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PostPosted: Mon Jul 02, 2012 9:03 am 
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"Convex edges are stronger than a conventional grind, get sharper, and wont roll over / chip out during hard use"

vs.

"Why in the fuck would you pay $150 for a knife with an edge you can't sharpen in the field without a leather pad and abrasive, or a mousepad and sandpaper, or all the things that are more complicated than a small $4 stone"



Discuss.

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PostPosted: Mon Jul 02, 2012 12:03 pm 
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I have a $200 knife with a Full Convex grind. I thinned and flattened the area right above the edge so that I can sharpen it with anything. That carbon knife cuts like nobody's business. It's in my avatar. I also did the same thing to another Full Convex $100 whittling knife. Ease of sharpening, "and" convex grind combined.

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PostPosted: Mon Jul 02, 2012 12:09 pm 
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Being that it is a stronger profile, it's good for chopping. The shape also promotes "seperation" of cut material better too - like when you are splitting wood or hacking through thick under growth. Good for axes and machetes. If you carry a convex profiled axe or machete, get your self a puck to sharpen it with too... or something that will help facilitate proper sharpening of a convex blade.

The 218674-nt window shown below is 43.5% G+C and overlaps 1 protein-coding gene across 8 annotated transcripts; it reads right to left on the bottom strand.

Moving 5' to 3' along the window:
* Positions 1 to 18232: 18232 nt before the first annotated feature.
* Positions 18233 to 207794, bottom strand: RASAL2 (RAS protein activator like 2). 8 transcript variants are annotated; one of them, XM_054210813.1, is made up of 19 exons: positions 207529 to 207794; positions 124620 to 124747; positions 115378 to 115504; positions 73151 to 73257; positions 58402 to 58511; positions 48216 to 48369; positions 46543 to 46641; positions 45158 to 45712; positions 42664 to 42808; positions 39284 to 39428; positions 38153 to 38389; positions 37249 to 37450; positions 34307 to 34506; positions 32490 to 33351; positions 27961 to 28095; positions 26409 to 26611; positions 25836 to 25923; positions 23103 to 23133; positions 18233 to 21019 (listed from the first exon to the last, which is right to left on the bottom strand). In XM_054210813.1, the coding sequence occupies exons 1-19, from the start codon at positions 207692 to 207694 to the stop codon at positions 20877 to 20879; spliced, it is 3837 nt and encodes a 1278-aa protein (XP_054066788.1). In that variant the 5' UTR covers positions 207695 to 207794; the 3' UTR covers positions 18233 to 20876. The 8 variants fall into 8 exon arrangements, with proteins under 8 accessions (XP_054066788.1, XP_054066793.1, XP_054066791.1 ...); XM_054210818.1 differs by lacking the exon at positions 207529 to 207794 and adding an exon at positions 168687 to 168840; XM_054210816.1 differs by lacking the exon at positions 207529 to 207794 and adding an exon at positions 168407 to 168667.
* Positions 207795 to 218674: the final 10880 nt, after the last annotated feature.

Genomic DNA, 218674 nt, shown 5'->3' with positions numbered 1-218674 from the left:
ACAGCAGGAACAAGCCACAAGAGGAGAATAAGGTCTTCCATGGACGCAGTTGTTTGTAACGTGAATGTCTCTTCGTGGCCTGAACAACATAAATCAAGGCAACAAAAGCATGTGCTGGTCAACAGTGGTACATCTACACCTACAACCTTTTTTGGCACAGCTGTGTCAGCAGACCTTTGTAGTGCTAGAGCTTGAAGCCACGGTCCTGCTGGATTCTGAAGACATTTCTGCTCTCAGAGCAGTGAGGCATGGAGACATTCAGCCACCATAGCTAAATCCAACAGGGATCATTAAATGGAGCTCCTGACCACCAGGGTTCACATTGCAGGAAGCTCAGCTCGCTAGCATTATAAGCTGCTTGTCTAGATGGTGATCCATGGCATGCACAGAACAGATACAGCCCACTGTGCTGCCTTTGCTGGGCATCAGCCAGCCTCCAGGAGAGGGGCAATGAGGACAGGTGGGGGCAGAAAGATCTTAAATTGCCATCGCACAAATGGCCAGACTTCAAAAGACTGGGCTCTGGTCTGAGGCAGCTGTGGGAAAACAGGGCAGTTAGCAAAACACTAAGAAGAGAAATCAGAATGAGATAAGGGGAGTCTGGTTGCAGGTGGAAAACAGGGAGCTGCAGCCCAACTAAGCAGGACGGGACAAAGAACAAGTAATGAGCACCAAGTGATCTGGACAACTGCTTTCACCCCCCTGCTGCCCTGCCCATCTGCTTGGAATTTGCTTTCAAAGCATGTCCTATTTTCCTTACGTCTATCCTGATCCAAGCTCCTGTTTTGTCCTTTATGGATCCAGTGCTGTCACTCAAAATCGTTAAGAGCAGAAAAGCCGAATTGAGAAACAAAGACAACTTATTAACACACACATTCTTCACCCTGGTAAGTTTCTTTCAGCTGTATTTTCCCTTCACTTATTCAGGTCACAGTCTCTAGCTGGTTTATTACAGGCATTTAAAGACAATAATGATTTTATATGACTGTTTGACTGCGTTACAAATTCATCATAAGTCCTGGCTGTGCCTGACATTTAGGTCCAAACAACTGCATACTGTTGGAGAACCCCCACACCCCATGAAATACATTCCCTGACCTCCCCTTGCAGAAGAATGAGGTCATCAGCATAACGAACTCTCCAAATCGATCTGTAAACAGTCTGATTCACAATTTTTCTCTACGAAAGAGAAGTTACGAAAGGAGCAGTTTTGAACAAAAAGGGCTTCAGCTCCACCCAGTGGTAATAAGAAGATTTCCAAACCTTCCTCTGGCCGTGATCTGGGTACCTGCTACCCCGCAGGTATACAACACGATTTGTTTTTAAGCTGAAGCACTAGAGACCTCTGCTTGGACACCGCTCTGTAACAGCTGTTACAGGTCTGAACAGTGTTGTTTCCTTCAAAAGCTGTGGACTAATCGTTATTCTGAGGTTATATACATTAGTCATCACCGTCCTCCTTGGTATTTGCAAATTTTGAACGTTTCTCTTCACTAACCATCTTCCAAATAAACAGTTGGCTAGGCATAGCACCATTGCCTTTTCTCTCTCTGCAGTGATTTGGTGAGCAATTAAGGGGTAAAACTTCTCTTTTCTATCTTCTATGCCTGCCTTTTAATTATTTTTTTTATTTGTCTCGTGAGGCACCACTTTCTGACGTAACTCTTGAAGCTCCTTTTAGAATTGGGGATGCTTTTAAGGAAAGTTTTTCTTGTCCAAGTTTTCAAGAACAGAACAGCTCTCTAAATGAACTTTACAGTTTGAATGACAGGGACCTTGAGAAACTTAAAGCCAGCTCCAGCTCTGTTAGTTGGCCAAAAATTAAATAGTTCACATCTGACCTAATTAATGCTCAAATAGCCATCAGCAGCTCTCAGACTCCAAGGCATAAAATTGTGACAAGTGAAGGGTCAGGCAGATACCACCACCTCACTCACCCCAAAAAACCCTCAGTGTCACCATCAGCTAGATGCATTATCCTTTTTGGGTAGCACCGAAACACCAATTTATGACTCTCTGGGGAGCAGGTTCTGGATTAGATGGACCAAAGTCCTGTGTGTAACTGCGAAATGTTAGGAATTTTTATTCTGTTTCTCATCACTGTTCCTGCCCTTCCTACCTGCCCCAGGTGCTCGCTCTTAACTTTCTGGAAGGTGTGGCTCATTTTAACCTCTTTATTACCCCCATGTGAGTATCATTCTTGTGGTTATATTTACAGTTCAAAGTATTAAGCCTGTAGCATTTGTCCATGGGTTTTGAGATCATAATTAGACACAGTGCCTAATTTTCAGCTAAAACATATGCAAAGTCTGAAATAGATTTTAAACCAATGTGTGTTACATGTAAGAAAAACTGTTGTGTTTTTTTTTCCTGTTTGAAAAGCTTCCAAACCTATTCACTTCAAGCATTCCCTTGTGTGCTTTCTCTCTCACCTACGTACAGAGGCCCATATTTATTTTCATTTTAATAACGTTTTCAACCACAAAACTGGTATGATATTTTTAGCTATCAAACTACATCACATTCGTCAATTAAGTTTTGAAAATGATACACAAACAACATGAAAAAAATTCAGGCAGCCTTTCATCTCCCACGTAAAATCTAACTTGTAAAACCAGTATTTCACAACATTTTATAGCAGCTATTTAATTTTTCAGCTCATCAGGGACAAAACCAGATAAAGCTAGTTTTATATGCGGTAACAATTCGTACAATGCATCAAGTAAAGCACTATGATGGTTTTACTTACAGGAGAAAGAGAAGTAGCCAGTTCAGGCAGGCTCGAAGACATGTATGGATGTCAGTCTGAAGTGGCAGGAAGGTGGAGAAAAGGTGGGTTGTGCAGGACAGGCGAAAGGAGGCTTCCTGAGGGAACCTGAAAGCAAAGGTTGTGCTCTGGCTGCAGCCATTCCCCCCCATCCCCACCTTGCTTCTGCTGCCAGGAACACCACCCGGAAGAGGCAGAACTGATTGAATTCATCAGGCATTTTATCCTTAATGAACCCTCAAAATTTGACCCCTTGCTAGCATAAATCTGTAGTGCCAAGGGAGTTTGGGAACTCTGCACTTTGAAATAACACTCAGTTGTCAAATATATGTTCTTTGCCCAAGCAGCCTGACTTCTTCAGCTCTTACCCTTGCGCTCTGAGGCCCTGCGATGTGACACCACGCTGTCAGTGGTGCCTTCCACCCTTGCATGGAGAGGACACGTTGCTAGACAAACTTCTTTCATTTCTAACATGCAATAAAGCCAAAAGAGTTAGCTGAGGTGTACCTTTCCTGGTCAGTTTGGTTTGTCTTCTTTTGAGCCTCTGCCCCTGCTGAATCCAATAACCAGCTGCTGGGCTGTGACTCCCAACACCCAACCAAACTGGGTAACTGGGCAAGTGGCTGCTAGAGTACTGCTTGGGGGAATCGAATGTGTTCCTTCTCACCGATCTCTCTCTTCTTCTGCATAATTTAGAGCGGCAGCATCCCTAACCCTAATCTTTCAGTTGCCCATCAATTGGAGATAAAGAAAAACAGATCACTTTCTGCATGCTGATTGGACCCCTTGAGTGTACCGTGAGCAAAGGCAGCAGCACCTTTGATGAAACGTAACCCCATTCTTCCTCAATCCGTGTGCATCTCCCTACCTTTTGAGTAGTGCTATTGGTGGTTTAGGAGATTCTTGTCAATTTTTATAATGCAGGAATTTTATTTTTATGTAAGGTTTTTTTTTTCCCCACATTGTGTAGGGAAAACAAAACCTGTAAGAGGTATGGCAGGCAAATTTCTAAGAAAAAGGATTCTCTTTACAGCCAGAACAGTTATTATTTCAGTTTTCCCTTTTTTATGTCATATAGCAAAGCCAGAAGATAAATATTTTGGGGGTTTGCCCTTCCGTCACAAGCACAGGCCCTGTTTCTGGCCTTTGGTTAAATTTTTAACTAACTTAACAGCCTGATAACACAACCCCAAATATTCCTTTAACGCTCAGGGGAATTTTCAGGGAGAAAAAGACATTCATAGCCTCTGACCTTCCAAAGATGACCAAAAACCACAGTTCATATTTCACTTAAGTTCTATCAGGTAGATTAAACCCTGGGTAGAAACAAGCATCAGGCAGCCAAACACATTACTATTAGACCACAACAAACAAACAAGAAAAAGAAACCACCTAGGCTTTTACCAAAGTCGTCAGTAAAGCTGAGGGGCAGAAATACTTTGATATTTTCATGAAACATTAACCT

Not good for small knives geared towards general work though; albeit I am a scandi-nerd.

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PostPosted: Mon Jul 02, 2012 12:50 pm 
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I'll be honest. My convex knives cut well, as do my conventional grind knives. Good steel, well maintained and sharp, simply does the job. I don't see one grind being better than another.


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PostPosted: Mon Jul 02, 2012 1:16 pm 
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ninja-elbow wrote:
Being that it is a stronger profile, it's good for chopping. The shape also promotes "seperation" of cut material better too - like when you are splitting wood or hacking through thick under growth. Good for axes and machetes. If you carry a convex profiled axe or machete, get your self a puck to sharpen it with too... or something that will help facilitate proper sharpening of a convex blade.

Not good for small knives geared towards general work though; albeit I am a scandi-nerd.


Agreed whole-heartedly on the axe/hatchet. I just finished putting an edge on my hatchet last night, actually.

Its nigh-impossible to sharpen a convex knife with a puck though, I wrecked the edge on my bark river last year trying it.

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PostPosted: Mon Jul 02, 2012 1:26 pm 
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My only convex knife is my scramsaex "Big Tooth" that I used in my SCA days. Custom job by Micheal "Tinker" Pearce and built for fighting but will never taste that so used for chopping duties and mostly clearing black berry vines for camp sights and now lives on a display shelf waiting for when the giants arise again :P . I take it in to get it sharpened right when that needs to happen; no way in Hel will I'll do it myself. Unless I get a buffer wheel and such.